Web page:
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Tue Feb 27, 2018, 10:40 AM

About impeachment: New Yorker article about guy who would lead it.

Many have asked "what's next?" concerning Mueller's investigation. If he indicts or just suggests improprieties. This article lays out the Democrats' leading judicial Representative's ideas on how impeachment may play out.....or not.


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Reply About impeachment: New Yorker article about guy who would lead it. (Original post)
rgbecker Feb 2018 OP
dweller Feb 2018 #1

Response to rgbecker (Original post)

Tue Feb 27, 2018, 04:35 PM

1. rec'd

A political generation ago, Congressman Jerry Nadler was a backbencher from the Upper West Side. A liberal Democrat with a law degree and a debater’s temperament, he was seen in New York as “a garrulously intelligent, wonkish politician whose previous claims to fame” included “fighting against Donald Trump’s projects on the West Side,” as the Times noted, in a 1999 profile. When House Republicans impeached Bill Clinton, in 1998, for lying about his affair with the former intern Monica Lewinsky, Nadler emerged as one of Clinton’s most ardent and public defenders, trading his obscurity for a brief moment in the national spotlight. The impeachment, he warned in the House Judiciary Committee, was a spectacular misuse of the power granted to Congress by its founding fathers, a “partisan coup d’état.”

Twenty years later, history has intervened to give Nadler another shot at Trump. And, this time, Nadler’s own party is clamoring for impeachment. Nadler’s chance came in December, in one of those little-noticed internal congressional maneuvers that can often have big political consequences months or even years later. The #MeToo movement had just claimed the eighty-eight-year-old congressman John Conyers, of Michigan, who resigned after multiple women came forward to accuse him of harassing and propositioning them. That left a prime opening to succeed Conyers as the top Democrat on the House Judiciary Committee, which would oversee an impeachment of Trump if Democrats were to win control of the House in November’s midterm elections.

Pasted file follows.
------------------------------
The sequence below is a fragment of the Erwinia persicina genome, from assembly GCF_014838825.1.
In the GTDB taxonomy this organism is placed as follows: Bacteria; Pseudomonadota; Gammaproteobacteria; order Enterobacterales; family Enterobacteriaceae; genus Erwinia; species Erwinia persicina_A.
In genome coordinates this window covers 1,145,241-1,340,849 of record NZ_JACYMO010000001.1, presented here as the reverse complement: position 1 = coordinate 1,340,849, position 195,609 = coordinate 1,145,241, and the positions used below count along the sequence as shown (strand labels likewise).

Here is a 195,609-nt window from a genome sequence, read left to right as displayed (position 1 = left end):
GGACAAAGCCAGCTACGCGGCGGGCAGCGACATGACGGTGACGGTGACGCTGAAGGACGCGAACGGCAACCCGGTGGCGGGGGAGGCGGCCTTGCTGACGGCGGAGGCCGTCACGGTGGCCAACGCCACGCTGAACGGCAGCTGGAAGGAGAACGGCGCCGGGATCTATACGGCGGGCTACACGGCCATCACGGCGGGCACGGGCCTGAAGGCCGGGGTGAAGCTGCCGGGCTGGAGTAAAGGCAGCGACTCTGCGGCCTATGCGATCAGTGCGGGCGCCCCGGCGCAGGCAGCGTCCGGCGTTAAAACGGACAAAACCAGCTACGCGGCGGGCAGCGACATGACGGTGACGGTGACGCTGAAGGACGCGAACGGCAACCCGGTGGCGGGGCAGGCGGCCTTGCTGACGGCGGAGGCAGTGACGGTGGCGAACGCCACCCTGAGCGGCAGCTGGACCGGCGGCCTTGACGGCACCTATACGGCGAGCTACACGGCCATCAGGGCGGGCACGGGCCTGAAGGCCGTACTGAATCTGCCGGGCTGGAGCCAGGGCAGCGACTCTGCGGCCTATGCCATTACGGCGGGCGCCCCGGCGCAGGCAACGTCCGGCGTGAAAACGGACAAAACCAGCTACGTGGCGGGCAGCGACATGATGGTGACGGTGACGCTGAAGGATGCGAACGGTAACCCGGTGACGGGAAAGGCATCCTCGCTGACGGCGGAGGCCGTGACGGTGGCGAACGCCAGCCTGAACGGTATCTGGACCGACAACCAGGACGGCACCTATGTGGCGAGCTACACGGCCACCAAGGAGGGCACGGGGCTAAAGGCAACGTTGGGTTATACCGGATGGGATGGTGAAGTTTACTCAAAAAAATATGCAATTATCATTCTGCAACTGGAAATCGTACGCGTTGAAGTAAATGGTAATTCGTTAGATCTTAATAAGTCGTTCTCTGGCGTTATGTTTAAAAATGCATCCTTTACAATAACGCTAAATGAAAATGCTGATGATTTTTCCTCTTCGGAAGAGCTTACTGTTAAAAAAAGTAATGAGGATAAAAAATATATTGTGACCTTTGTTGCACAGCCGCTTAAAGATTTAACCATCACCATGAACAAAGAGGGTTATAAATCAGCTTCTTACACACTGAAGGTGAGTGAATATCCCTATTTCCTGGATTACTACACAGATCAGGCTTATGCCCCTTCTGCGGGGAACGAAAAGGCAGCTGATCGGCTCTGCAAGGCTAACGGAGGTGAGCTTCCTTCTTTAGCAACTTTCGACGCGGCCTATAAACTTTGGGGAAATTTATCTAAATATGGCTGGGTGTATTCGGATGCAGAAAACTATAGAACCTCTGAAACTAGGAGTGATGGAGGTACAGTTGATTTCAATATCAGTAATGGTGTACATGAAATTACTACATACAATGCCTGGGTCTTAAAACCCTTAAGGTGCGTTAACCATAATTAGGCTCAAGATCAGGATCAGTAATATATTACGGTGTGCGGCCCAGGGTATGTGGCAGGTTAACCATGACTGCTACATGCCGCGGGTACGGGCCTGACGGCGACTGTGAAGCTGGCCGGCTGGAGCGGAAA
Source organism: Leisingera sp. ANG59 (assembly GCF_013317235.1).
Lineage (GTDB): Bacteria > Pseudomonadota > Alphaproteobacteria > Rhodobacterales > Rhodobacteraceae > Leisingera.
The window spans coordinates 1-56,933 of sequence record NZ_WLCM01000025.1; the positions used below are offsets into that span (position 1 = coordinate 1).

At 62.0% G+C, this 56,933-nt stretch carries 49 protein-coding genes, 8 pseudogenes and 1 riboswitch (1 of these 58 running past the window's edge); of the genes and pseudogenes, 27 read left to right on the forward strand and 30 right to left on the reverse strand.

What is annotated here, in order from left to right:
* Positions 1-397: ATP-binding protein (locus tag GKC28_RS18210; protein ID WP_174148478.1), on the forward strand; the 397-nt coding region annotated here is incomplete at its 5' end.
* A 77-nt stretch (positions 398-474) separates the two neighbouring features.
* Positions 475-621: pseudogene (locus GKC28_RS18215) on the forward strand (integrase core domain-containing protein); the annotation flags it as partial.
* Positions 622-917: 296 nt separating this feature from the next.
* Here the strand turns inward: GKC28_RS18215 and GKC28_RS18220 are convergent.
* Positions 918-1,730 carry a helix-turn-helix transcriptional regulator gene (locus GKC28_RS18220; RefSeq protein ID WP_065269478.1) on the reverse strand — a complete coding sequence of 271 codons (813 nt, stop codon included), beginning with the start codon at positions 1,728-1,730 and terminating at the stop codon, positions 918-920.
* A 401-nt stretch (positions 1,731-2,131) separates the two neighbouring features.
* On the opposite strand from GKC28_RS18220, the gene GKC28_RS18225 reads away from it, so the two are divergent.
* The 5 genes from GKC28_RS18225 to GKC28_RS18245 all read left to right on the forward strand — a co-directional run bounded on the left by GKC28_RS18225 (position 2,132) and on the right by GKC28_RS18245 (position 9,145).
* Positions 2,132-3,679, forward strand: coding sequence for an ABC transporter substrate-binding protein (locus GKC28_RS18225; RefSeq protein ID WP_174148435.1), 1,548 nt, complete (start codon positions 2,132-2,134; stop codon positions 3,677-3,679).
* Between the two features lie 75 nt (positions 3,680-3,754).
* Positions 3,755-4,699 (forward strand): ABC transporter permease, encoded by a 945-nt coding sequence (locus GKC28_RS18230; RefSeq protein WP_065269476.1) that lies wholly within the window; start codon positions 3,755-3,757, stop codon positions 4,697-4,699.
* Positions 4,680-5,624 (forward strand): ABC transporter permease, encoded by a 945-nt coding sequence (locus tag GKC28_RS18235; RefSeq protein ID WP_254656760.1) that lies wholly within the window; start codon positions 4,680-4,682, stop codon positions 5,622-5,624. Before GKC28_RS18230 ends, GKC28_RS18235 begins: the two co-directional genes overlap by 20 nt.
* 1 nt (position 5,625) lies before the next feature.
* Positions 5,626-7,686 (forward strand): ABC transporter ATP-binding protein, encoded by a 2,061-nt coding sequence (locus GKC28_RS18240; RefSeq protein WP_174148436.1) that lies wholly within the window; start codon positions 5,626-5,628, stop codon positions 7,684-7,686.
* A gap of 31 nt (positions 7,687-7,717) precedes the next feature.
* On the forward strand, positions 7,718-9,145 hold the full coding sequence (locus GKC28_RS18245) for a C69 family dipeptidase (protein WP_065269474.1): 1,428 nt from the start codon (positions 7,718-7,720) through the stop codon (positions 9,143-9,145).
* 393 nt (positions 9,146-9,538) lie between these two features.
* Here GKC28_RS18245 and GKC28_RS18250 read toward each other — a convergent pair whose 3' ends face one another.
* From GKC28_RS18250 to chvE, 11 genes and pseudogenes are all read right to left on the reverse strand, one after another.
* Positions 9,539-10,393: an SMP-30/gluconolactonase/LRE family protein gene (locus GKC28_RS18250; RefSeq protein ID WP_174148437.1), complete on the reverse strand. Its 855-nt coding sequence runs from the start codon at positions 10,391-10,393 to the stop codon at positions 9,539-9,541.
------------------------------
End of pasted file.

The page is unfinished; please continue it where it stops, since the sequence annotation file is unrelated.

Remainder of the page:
Nadler quickly made the case to fellow-Democrats that he was the perfect marriage of man and moment: a Trump “archenemy,” as one New York paper called him back in the nineties, familiar both with the President’s Manhattan business machinations and the nuances of constitutional law that would become relevant if the Judiciary Committee tried to impeach Trump. Nadler didn’t say so publicly, but his campaign pitch against Congresswoman Zoe Lofgren, a California Democrat best known for her work on immigration, was all about the politically charged I-word; a leaflet he wrote and handed out to Democratic members said he was “the strongest member to lead a potential impeachment.”
In an impassioned closed-door speech to the Democratic caucus before the vote, Nadler told his colleagues that Trump had put the country “on the brink of a constitutional crisis.” The Democrats voted, 118–72, to give Nadler the job, setting him up to become chairman of the House Judiciary Committee if they take back the House. Impeachment, a liberal pipe dream a year ago, would almost certainly become the committee’s top priority, and the road to it would run right through Nadler, a stubborn seventy-year-old who spent the better part of two decades battling to stop Trump from rerouting the West Side Highway. History may not repeat but it does have a sense of humor.
Nadler clearly relishes the thought of taking Trump on once again, and, if and when it comes to impeachment, he will in no way be a neutral arbiter of the President’s fate but an implacable foe who has already pronounced judgment on Trump’s fitness for office. After Trump fired the F.B.I. director, James Comey, last spring, Nadler said that there was a “very strong case” that it constituted obstruction of justice. He opened a recent town-hall meeting with constituents by saying, “This President presents the greatest threat to constitutional liberty and the functioning of our government in living memory.”

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